The trusty paper shredder in my home office died last week. I’m in the market for a new one. Years ago, when I purchased “Shreddy” (of course, it had a name) after a brief conversation with a random store clerk, choices were few and information scarce. In fact, paper shredders weren’t really considered standard personal office equipment as they are today. Most good shredders were built for offices not homes. Back in the market more than a decade later, it’s clear that the search for a new shredder is going to be trickier than I had imagined.

A paper shredder is a lot like big data.

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Linux, Gluster and the FRANKENSTEIN MONSTER!!!

I_Frankenstein_Poster(WARNING: Video contains graphic, horrific fight sequences, which contain violence and gore; parental guidance suggested)

What do open source software solutions like the Linux operating system and the Gluster distributed file system have in common w/ the Frankenstein Monster? Don’t know?!? Arrrgghhh!!!

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The Data Life Cycle Has Changed. Are You Ready?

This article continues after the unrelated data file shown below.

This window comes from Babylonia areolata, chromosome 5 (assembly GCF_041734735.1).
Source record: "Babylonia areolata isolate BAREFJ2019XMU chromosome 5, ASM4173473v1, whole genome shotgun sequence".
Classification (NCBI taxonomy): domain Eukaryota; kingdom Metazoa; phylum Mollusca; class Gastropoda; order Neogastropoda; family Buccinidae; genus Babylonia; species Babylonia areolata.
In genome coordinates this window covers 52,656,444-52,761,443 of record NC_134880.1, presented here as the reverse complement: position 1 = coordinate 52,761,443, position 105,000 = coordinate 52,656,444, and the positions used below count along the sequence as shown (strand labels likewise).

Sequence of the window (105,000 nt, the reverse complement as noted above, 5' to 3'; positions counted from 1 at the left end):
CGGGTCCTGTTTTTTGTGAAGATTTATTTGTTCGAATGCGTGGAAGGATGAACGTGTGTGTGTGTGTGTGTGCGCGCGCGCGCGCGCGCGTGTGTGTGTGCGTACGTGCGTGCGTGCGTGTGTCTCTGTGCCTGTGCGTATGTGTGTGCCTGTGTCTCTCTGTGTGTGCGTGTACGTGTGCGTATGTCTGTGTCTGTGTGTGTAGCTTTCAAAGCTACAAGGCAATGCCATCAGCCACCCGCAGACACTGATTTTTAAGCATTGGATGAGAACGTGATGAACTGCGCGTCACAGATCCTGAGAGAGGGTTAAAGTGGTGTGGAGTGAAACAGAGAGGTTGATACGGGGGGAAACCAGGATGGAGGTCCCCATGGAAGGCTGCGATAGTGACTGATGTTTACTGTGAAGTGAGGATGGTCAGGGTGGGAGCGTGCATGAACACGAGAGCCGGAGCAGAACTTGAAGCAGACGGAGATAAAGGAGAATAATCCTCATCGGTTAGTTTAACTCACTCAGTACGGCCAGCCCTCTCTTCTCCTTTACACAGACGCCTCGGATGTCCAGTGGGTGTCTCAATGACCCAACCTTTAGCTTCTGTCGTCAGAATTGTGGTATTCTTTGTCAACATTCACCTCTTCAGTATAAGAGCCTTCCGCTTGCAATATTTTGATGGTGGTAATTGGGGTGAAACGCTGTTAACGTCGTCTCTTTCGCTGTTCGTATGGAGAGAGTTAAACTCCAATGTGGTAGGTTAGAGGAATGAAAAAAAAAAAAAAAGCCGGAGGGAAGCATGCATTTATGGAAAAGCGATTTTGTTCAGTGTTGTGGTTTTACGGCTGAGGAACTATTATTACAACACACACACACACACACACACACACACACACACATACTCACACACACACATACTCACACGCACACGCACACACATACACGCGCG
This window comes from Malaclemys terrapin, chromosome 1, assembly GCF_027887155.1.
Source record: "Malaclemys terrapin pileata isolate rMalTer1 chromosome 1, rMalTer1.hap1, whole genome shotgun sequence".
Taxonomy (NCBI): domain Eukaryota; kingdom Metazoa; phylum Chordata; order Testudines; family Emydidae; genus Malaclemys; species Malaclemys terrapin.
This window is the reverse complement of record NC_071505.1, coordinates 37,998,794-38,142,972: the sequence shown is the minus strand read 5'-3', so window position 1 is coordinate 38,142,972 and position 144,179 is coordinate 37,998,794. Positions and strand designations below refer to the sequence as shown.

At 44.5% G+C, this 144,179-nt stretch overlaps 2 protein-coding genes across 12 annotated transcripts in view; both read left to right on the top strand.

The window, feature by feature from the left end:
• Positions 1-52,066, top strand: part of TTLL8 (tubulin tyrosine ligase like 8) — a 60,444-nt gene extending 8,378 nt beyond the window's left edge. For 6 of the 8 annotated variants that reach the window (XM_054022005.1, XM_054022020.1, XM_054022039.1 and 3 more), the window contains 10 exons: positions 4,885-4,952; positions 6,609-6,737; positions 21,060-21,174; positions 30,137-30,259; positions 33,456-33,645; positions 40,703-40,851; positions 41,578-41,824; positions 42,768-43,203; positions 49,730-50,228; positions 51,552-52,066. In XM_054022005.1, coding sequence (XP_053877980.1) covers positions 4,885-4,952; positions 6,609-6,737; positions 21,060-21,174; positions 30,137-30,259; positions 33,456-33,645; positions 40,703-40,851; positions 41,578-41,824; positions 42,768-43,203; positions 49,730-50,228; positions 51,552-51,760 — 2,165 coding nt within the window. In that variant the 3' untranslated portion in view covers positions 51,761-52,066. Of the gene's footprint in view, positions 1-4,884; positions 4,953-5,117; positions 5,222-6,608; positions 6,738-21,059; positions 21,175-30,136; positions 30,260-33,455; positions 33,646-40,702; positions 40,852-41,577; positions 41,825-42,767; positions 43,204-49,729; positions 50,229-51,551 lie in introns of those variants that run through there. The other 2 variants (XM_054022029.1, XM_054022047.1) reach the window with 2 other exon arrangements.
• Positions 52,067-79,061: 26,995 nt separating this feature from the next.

by Irshad Raihan, Red Hat Storage – Big Data Product Marketing

Digital data has been around for centuries in one form or the other. Commercial tabulating machines have been available since the late 1800’s when they were used for accounting, inventory and population census. Why then do we label today as the Big Data age? What dramatically changed in the last 10-15 years that has the entire IT industry chomping at the bit?

More data? Certainly. But that’s only the tip of the iceberg. There are two big drivers that have contributed to the classic V’s (Volume, Variety, Velocity) of Big Data. The first is the commoditization of computing hardware – servers, storage, sensors, cell phones – basically anything that runs on silicon. The second is the explosion in the number of data authors – both machines and humans.